The pace of life during lockdown slowed to a stroll, my preferred tempo in all things. Each day was perfectly balanced: a little writing, a little teaching, a lot of relaxing. I puttered around the house, played my horn, wrestled with the dog, and took naps. I spent time outdoors, walking, gardening and fishing. I enjoyed home-cooked meals with Sassy and heart-to-heart talks with faraway friends.
We also watched tons of movies. One that I found particularly inspiring was Harry Dean Stanton’s final picture Lucky, in which a 90-year-old man comes to terms with his own mortality in a small desert town.
Harry Dean Stanton in Lucky (2017)
Lucky finds enlightenment in the minutia of life. “He has a routine,” observes film critic Matt Zoller Seitz, “and like many older people, it gives shape to his days.” Yes, indeed.
Like Lucky, I’m a non-religious seeker, and ritual is important to me as I prepare for my own senescence. This year provided an unexpected, welcome preview of what daily life will be like when I retire. I was surprised to learn that I love this simple life, and that even without music and travel, I’m still me.
This year of Liminal Time was a gift from the universe, an opportunity to reevaluate foundational assumptions. For example, as a child I was taught to see myself as a winner, and that idea was reinforced every time I excelled in school, work, music, life. But how can you be a winner if you never try things outside your comfort zone? How can you be a winner if you never attempt something at which you might lose?
All my life I’ve parsed the world into two absurd, Randian categories: “things that matter” (where I win), and “things that are a foolish waste of time” (where I never lose, because I refuse to participate). I now see that what I believed to be discernment was actually a childish defense mechanism against the inevitable shame of failure.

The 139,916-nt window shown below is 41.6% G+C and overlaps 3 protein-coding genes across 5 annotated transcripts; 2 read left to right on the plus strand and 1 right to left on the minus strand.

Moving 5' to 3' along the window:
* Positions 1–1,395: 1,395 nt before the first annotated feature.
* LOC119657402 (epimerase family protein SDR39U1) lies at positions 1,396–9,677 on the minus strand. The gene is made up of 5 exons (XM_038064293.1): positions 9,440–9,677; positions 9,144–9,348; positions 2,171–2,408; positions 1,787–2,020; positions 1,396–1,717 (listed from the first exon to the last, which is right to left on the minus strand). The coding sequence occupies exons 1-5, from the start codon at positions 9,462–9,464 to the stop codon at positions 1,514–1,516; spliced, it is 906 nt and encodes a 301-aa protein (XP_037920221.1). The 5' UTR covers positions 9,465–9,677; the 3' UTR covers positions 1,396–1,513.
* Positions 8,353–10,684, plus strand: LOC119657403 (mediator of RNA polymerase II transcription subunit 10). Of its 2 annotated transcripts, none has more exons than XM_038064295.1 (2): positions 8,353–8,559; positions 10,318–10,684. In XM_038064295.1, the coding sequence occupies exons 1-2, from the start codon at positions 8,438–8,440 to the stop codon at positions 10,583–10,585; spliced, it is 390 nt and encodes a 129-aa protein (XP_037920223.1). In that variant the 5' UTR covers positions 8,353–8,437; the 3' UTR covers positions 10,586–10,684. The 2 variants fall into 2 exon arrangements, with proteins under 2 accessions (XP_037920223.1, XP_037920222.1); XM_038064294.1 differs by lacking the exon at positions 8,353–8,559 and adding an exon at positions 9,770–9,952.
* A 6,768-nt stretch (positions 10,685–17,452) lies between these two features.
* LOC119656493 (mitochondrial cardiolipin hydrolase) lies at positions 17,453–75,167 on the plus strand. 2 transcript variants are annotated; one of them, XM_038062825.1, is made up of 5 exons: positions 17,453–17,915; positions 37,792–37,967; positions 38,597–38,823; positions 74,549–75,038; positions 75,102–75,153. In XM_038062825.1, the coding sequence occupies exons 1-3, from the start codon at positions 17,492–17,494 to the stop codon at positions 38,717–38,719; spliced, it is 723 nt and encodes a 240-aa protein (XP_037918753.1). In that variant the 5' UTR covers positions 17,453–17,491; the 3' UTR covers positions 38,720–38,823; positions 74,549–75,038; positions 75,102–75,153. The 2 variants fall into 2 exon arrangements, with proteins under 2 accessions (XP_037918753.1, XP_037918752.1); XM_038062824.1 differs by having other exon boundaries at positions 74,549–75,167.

This cartoonish worldview served me for awhile as a useful delusion. It gave me strength during times of adversity. But it also deprived me of valuable life experience and depleted my capacity for empathy. It hindered my ability to make friends, because whenever I dismissed something as foolish, I would be equally dismissive of those who enjoyed or excelled at that thing.
Art Farmer was 100% correct when he told me that I don’t take enough chances. Art also said that there is really no such thing as losing. “There’s only winning or learning.” What he didn’t say, but I now believe, is that of the two, learning is best.
Art Farmer was 100% correct when he told me that I don’t take enough chances.
Looking ahead, I’m not sure what my new normal will look like, but I hope to fashion a more balanced lifestyle, one with less busyness and more curiosity.
I do still have some ambition in the tank. I'll surely write more music, play more concerts, and record at least one more album before I call it quits. But I also feel the need to make space in my life for frivolous hobbies, silly games, small talk, chance encounters with strangers, taking chances, and exploring new interests.
I’d like to spend fewer nights on the road. It’s time to begin my transition from “touring musician” to “northwest composer” and eventually “eccentric old guy at the diner.”
The fact is, I may have no choice in the matter. Competition for post-pandemic work will be intense. Many venues, including several of my longtime clients, have gone out of business during this crisis. Others are now booking bands at unrealistically low wages. Most won’t return to live music at all until capacity restrictions are lifted. #SaveOurStages
But if this year has taught me anything, it’s that work for work's sake is overrated. Been there, done that.
The new goal is a smaller, simpler, more sustainable life.
One shaped by ritual and routine, punctuated by moments of discovery and wonder.
That’s the life for me.